I loved how the show did and didn’t do what we wanted along the way, you weren’t really sure which way it would go, what victories or losses. And yet as we approached season 10, a pit of dread grew in my stomach. You can do anything, MI-5. Anything except kill her. Not her.
As the unrequited romance between Harry and Ruth became more and more of a centerpiece of the final season I rejoiced at its centrality and yet my fear blossomed. Because I was afraid that they just wouldn’t allow us what we (well, at least I) wanted. And I resented that.
Because in the end, this is an exaggerated view of what MI-5 would actually be like. Harry and Ruth would mostly be office workers. They were terrifically clever of course, I loved it when they were in the field, and they were kick-ass when they had to be (dude, when Harry choked a man with his tie, I freaked out with the best of them), but those were extraordinary days. Essentially they were genius office workers.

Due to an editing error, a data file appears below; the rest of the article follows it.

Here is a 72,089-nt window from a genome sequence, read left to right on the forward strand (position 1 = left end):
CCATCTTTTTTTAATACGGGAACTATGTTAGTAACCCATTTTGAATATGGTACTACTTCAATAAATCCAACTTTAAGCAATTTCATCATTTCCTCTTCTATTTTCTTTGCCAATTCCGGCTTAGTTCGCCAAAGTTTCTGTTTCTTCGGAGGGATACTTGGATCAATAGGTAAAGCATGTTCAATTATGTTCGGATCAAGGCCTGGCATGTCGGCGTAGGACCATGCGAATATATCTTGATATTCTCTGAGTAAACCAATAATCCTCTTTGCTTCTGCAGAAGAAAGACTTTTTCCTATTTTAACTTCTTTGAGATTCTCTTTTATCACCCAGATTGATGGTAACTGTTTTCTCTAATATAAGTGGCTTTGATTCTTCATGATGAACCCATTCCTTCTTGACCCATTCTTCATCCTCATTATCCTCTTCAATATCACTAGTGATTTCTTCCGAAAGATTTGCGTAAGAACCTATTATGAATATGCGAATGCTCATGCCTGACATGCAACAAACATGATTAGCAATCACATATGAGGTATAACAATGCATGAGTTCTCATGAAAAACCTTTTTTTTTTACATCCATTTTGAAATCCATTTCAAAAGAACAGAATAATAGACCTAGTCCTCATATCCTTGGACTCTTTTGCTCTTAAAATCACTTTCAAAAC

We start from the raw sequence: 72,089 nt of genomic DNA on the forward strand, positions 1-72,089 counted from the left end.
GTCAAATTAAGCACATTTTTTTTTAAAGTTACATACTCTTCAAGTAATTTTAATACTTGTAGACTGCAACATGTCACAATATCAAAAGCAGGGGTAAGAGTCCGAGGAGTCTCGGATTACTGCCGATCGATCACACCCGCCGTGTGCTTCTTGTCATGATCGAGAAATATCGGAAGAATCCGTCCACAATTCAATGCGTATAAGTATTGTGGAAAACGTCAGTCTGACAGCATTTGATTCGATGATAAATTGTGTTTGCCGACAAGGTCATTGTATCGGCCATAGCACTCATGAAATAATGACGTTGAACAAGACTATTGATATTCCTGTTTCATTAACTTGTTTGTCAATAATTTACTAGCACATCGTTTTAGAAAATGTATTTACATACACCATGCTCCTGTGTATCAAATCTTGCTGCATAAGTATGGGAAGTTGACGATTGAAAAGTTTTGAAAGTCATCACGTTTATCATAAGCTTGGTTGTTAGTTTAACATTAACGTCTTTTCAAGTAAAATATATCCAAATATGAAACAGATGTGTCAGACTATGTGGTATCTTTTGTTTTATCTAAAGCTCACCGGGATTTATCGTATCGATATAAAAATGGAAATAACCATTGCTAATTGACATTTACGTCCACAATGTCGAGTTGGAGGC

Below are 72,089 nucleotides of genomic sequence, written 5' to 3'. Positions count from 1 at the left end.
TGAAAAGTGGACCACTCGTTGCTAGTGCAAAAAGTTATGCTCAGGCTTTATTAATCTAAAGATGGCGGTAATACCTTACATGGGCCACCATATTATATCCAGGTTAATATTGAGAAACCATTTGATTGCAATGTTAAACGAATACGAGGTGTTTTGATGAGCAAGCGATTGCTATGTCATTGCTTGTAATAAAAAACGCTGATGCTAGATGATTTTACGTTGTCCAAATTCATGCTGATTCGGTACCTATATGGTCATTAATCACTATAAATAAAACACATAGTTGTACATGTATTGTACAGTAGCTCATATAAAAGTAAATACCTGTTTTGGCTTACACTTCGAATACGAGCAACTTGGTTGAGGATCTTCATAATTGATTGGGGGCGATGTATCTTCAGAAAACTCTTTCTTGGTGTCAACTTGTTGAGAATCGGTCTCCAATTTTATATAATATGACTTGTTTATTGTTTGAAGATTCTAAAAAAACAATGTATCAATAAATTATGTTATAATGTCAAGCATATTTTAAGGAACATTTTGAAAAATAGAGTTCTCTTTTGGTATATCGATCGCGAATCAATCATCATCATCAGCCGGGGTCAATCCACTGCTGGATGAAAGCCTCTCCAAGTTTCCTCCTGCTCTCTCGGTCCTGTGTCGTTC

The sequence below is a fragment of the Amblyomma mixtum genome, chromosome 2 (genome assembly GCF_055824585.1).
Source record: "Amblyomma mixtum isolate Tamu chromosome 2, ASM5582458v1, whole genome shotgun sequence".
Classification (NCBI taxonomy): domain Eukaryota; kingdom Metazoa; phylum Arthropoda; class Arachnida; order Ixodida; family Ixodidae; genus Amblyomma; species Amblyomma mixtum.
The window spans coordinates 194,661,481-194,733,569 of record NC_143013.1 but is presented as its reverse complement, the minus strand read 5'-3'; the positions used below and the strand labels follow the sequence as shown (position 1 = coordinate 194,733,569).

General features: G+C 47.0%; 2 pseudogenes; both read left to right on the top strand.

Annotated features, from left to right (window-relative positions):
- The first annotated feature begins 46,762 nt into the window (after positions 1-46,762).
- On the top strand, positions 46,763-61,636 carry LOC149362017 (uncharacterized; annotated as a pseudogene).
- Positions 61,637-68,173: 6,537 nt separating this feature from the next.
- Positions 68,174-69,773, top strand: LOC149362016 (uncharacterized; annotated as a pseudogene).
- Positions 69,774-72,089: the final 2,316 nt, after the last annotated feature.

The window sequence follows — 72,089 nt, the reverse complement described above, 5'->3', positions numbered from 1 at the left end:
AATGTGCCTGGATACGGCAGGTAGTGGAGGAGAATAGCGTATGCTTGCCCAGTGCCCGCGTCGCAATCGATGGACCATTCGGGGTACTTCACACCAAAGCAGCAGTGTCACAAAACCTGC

There’s no reason they couldn’t have had a house in Suffolk.
But in the end, as Ruth lay dying in Harry’s arms due to a trivial stab wound that frankly didn’t seem very motivated or justified other than punching us viewers in the face and gut for wanting something nice, cozy, and adorable, it was all about Harry’s pain. The show’s conclusion proves Harry the suffering, tragic, melancholy prince of an office; the only place for him in the world. There is nothing else for him but work. Grief and work. Death and taxes. Bulls**t.
There’s no reason Harry and Ruth couldn’t have been together except the writers or producers or whoever didn’t want anyone to have a happy ending. Oh, wait. Zoe had a happy ending. But she was young and blonde. No happy endings for older people. No happy ending for the two characters that are the only reason I’m watching the show because Lucas North jumped off a ledge and frankly I didn’t care about anything else, I just WANTED RUTH TO SAY YES FOR THE LOVE OF GOD and I wanted that bloody house in Suffolk! *weeping* *flailing*